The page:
But very few others even in his own temple were having similar plans for me. In several of those meetings, where he told me to do this silence and remaining only at Mu Sang Sah, the Hwa Gye Sah Abbot (also a disciple of Dae Soen Sa Nim, for over 45 years, and considered almost like a son to him) would be sitting together in the meeting, nodding at the Patriarch’s strong directives for my further ripening. He would smile along at the directive that I just stay in the temple for one year, keeping silence.

And yet…

BAM! The minute we got out of Dae Soen Sa Nim’s room — or sometime within a day or two — I would be called to the Abbot’s room to answer a request from some super-influential monk or temple that I be the main Dharma talk at some big anniversary event or another. Now, I hadn’t ever mastered sign language sufficient to give public talks that way, OK? So the implication seemed to be that I would need to be doing some TALKING at these events. Like, with the fucking MOUTH. This apparent seeming maybe possible almost contradiction did not seem to faze the Abbot in the least. The Abbot would come up with all of these lawyerly twists on an interpretation of the order I had just been given by my own Teacher — HIS own teacher, since before I was even born! He would hem and haw like, “Opening your mouth to teach is still silence: it’s ‘bodhisattva-talking'”. That was one of his classics. Or, “Just this once. This inviting monk is very very powerful, he was my senior in the military. BIG temple, many people asking for you.” Or “This monk’s followers are all asking HIM that they only want YOU, Hyon Gak! He has much stress!”

It was impossible to resist him. These military guys always get their way, in this kind of strict Confucian culture.

So, it was a no-way-out situation. My Teacher had a very, very clear and unmistakeable directive. But he was physically very degraded by that point, and not able to enforce his way with as much energy as before. He was mostly in his room. The Abbot had been delegated much of the running of the Zen Center. And it was he who I met far, far more times during the day than Dae Soen Sa Nim, who I could sometimes pass several days without seeing.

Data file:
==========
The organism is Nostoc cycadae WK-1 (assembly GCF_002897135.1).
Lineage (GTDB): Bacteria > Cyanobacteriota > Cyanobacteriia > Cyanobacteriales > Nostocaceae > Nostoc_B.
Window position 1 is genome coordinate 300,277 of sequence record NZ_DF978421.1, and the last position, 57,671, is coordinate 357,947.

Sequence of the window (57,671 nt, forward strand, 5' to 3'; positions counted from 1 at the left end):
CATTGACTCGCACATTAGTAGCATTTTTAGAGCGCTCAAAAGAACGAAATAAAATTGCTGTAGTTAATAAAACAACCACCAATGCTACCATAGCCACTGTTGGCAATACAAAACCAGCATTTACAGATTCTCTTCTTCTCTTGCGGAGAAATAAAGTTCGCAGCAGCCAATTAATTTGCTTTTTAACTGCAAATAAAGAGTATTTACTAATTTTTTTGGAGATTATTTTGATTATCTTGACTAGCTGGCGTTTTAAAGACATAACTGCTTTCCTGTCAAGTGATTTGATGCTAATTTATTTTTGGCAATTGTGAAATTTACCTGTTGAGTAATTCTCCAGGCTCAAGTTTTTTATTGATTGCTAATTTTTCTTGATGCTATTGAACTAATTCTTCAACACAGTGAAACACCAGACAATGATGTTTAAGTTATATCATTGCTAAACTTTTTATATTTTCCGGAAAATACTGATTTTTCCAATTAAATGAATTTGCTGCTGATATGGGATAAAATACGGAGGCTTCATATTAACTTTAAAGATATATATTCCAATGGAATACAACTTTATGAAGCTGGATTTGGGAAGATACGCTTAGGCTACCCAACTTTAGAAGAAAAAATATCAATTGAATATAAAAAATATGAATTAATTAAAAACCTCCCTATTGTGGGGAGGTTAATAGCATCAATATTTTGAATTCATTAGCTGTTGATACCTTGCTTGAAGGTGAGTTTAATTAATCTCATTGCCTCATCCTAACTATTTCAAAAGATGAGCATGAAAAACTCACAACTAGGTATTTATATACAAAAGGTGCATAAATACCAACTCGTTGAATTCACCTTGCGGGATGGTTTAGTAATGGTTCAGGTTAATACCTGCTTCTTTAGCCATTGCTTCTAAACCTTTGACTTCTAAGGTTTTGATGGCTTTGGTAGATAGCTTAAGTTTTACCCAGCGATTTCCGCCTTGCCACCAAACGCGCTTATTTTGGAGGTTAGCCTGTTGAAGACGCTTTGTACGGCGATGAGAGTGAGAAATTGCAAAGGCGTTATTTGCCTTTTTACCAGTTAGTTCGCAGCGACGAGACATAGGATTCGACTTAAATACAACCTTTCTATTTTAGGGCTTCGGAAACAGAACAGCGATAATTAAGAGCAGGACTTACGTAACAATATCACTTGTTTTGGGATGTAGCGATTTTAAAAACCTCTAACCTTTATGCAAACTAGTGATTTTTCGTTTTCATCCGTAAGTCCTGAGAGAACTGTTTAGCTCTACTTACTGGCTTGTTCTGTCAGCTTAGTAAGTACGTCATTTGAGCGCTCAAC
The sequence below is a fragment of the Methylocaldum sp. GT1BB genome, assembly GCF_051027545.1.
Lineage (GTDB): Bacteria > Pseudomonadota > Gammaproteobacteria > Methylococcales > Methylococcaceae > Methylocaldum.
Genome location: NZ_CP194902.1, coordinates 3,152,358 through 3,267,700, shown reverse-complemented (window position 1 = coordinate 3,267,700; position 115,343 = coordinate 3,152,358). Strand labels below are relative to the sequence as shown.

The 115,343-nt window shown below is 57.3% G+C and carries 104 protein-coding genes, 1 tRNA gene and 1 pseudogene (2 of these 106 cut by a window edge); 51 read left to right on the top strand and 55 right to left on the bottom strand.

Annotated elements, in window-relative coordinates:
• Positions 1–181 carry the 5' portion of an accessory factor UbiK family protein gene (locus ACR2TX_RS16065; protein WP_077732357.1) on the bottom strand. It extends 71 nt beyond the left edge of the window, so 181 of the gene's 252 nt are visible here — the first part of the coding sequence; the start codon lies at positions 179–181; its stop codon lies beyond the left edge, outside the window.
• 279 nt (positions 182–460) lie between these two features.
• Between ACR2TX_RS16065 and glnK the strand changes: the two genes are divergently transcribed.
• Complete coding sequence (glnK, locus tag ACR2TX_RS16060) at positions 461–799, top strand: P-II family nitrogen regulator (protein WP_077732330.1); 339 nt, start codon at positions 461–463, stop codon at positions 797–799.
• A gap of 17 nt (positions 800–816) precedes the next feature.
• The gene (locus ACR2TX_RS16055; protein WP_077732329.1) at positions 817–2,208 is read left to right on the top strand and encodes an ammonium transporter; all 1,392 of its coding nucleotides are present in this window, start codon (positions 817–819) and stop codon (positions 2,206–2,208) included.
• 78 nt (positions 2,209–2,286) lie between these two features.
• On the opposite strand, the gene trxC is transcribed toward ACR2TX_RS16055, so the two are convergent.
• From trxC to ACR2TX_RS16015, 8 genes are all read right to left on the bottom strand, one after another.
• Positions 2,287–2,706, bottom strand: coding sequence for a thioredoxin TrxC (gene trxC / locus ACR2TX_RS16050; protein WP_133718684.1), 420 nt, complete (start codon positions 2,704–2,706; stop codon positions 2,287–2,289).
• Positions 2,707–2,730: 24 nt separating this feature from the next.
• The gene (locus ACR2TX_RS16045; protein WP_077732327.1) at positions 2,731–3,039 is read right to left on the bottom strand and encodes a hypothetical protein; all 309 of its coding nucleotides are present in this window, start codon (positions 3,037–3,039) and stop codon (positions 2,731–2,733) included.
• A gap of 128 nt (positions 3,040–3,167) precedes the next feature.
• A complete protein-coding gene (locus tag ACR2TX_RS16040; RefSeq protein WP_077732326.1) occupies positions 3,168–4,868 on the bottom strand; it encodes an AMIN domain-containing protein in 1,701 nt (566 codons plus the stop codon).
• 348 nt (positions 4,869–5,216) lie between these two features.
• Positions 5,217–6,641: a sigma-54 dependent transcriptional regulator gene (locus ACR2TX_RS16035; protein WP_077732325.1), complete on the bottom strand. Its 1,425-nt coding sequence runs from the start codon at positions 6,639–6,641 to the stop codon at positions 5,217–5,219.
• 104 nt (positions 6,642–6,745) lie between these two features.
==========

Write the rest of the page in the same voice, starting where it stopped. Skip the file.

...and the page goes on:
Anyway, too many words, as usual. They say a picture is worth a thousand words. So, here’s 2,000 better words than I could type to explain this point.

These two passport pages, exactly ten years apart, tell the whole story about why I needed to quit life in Korea.

This first page is from 2007 — some seven years after the bestseller was published, after years and years and years in the spotlight, being “invited” and pressured to give talks and lead retreats all over the place. This could be the face of a second-in-command of the Pablo Escobar crime syndicate: overweight, sleep-deprived, haunted by (self-made) ghosts, harried, squeezed of any spiritual juice, pressed by too many events and being wined and dined as this celebrated figure in not only Korean Buddhist society, but also in Korean media culture, as well:

43 going on 60.

Looks like a meth addict or something.